Frederiksborg Palace

Hillerød, Denmark

Frederiksborg Palace was built as a royal residence for King Christian IV and is now a museum of national history. The current edifice replaced a previous castle erected by Frederick II and is the largest Renaissance palace in Scandinavia. The palace is located on three small islands in the middle of Palace Lake (Slotsøen) and is adjoined by a large formal garden in the Baroque style.

The oldest parts of the castle date back to the 1560 structure built by Frederick II. Although he remains its namesake, most of the current palace was instead constructed by Christian IV between 1602 and 1620. He employed the Flemish architects Hans and Lorenz van Steenwinckel and the castle follows the Dutch style employed by Christian IV for his new buildings in Copenhagen. After Christian IV's death in 1648, the palace was used mainly for ceremonial events.

The church has also been used as the knight's chapel for the Order of the Elephant and the Order of the Dannebrog since 1693; housed the Danish royal family's art collection, notably works on the life of Jesus by Danish painter Carl Heinrich Bloch; and was the site of the 1720 Treaty of Frederiksborg.

In the 1850s, the palace was again used as a residence by King Frederick VII. While he was in residence on the evening of December 16, 1859, a fire destroyed a large part of the main palace's interior. Reconstruction was funded by public subscription, with large contributions from the king and state, as well as the prominent philanthropist J. C. Jacobsen of the Carlsberg Brewery. Jacobsen also funded the museum of national history that now occupies Frederiksborg.

The Palace Church or Chapel of Orders serves as a local church today and is a part of the museum on the premises. The coats-of-arms of recipients of the Order of the Elephantand of the Dannebrog are displayed on the walls of the church. The museum houses an important collection of portraits and historical paintings.



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Founded: 1560-1620
Category: Palaces, manors and town halls in Denmark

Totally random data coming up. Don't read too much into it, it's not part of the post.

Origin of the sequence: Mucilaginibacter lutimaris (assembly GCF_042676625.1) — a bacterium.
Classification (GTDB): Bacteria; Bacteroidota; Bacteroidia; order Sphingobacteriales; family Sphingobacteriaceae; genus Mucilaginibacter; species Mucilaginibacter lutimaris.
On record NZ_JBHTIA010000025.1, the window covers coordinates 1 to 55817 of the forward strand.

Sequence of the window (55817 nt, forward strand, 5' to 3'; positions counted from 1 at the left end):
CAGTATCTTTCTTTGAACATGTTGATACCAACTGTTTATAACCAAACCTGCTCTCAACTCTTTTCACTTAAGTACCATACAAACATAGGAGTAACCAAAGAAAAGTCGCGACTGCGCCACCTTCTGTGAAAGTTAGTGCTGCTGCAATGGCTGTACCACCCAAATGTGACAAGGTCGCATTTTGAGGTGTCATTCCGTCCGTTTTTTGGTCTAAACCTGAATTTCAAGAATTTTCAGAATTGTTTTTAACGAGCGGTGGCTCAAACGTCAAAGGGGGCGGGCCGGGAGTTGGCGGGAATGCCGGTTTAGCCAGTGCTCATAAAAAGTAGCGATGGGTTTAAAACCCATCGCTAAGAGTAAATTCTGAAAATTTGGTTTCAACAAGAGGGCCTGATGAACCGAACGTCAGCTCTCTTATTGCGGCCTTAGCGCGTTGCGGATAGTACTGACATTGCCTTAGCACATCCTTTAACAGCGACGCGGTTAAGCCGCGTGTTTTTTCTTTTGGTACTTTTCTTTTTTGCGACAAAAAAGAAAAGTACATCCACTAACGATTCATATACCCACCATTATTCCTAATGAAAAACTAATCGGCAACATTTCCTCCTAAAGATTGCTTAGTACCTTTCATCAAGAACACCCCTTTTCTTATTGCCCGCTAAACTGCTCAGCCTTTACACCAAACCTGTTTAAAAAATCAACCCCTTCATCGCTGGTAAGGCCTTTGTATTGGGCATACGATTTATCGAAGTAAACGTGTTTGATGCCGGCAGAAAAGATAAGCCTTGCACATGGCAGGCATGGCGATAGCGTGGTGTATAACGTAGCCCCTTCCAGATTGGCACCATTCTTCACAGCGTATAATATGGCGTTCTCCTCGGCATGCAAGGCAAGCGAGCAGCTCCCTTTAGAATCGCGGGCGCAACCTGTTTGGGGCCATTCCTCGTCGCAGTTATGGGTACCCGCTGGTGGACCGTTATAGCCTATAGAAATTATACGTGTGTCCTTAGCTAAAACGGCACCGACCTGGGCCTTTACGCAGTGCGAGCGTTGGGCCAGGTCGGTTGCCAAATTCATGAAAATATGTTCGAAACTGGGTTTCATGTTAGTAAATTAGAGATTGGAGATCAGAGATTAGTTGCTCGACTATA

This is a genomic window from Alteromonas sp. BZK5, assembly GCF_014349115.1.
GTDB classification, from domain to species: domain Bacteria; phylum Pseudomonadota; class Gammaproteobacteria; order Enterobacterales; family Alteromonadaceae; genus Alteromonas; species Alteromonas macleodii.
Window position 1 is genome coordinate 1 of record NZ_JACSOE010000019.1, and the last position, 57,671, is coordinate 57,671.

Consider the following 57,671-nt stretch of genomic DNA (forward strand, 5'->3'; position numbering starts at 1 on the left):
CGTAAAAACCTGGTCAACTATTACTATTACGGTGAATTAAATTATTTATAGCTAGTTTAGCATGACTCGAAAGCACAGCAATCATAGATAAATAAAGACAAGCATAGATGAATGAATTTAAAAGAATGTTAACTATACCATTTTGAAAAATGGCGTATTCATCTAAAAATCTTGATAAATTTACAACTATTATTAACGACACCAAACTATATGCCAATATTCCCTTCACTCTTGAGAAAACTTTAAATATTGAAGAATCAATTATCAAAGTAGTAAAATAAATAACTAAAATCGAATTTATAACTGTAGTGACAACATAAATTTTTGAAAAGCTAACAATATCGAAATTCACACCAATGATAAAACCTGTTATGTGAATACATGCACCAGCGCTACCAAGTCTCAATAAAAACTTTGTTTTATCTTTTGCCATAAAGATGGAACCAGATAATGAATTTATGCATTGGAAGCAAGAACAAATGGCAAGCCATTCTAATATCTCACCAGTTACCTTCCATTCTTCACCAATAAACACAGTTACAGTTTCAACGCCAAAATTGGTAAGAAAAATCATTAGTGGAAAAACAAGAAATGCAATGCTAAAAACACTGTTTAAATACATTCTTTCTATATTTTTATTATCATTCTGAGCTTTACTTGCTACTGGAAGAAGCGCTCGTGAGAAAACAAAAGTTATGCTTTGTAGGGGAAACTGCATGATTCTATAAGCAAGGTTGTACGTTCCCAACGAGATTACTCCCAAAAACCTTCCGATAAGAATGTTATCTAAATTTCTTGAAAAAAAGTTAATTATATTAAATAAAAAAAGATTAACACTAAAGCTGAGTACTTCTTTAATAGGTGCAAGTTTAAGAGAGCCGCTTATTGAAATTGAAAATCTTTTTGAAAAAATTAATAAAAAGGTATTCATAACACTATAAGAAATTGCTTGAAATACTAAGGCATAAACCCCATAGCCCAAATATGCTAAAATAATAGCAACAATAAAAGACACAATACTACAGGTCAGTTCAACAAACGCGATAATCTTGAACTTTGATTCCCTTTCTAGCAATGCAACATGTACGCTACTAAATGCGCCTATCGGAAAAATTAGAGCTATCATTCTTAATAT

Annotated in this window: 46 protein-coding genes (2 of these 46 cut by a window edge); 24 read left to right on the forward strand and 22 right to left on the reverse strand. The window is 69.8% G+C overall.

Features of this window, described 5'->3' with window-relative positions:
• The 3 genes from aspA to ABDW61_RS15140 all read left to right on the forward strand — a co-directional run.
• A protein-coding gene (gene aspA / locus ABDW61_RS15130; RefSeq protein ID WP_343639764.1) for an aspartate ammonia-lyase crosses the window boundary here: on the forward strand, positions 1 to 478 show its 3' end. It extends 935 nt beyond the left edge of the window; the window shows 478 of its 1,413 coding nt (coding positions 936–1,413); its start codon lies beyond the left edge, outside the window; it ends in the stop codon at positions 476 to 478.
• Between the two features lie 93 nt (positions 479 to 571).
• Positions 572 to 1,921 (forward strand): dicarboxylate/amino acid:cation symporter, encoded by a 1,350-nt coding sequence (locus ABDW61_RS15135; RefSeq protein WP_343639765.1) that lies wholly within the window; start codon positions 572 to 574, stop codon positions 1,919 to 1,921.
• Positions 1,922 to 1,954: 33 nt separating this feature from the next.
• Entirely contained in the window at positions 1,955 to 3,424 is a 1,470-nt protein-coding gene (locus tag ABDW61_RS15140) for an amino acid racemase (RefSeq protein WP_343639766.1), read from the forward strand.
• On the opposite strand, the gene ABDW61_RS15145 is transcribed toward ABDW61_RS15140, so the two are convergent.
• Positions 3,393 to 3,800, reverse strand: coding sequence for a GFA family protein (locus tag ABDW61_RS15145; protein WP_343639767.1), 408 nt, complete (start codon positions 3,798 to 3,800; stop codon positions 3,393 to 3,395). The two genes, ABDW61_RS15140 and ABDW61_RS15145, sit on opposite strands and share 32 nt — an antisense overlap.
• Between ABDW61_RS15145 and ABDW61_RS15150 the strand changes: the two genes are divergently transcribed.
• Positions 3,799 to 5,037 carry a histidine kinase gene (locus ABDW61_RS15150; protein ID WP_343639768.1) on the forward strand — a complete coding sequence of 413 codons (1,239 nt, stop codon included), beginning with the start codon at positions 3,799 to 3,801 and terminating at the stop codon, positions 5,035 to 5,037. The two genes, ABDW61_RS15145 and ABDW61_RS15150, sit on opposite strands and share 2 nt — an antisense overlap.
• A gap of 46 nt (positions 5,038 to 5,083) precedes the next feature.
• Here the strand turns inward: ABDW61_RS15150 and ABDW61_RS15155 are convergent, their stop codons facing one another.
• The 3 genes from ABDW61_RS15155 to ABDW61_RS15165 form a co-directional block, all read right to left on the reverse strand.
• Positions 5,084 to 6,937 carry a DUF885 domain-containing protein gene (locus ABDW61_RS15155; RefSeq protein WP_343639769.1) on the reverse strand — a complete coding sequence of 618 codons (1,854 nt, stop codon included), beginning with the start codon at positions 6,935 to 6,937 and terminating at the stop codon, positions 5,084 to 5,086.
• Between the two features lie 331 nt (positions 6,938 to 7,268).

Historical period: Early Modern Denmark (Denmark)


4.7/5 (based on Google user reviews)

User Reviews

Kasper Thystrup Karstensen (9 months ago)
A fine exhibition with countless paintings of Danish historical impact. There was decent entertainment for the younger kids, yet there might have been a bit more focus on more hands-on activity for the younger. Could not find a café close to the exhibition area, so make sure to bring your own refreshments.
Franco Cipolla (9 months ago)
Amazingly scenic and truly beautiful castle. Located in Hillerød, it’s somewhat far from the countries capital of Copenhagen, but you can get there via train quite easily. The castle is huge and surrounded by a lake, making it truly magical. If you like old architecture, particularly royal architecture and palaces you’ll enjoy this place. Definitely worth going out of the capital to get there.
iris (11 months ago)
Nice castle with nice paintings, however most information about it was in Danish. The garden is pretty too. We arrived at 16.15 and they were closing at 17.00 and while walking around the castle they already put out some of the lights in some rooms which was a shame, since they were still open for half an hour. The cellars are closed due to corona.
Marc V. (11 months ago)
The castle completely burned in 1859, meaning that almost nothing original has left apart from the outer walls - which were partly under restauration. Lots of the interior decoration was restored, but this still gives a different feel. The castle has been converted into a big museum, mostly of paintings from the royal family which have been saved from the fire. It was one of the less interesting visits of Denmark.
Anton Bodbijl (11 months ago)
This castle is a really worth to pay a visit. The building is nice to see. But there is also much to see about the history of Denmark. Many paintings and furniture. Too much to see in one day. You can visit the park as well this is for free.
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Gruyères Castle

The Castle of Gruyères is one of the most famous in Switzerland. It was built between 1270 and 1282, following the typical square plan of the fortifications in Savoy. It was the property of the Counts of Gruyères until the bankruptcy of the Count Michel in 1554. His creditors the cantons of Fribourg and Bern shared his earldom. From 1555 to 1798 the castle became residence to the bailiffs and then to the prefects sent by Fribourg.

In 1849 the castle was sold to the Bovy and Balland families, who used the castle as their summer residency and restored it. The castle was then bought back by the canton of Fribourg in 1938, made into a museum and opened to the public. Since 1993, a foundation ensures the conservation as well as the highlighting of the building and the art collection.

The castle is the home of three capes of the Order of the Golden Fleece. They were part of the war booty captured by the Swiss Confederates (which included troops from Gruyères) at the Battle of Morat against Charles the Bold, Duke of Burgundy in 1476. As Charles the Bold was celebrating the anniversary of his father's death, one of the capes is a black velvet sacerdotal vestment with Philip the Good's emblem sewn into it.

A collection of landscapes by 19th century artists Jean-Baptiste-Camille Corot, Barthélemy Menn and others are on display in the castle.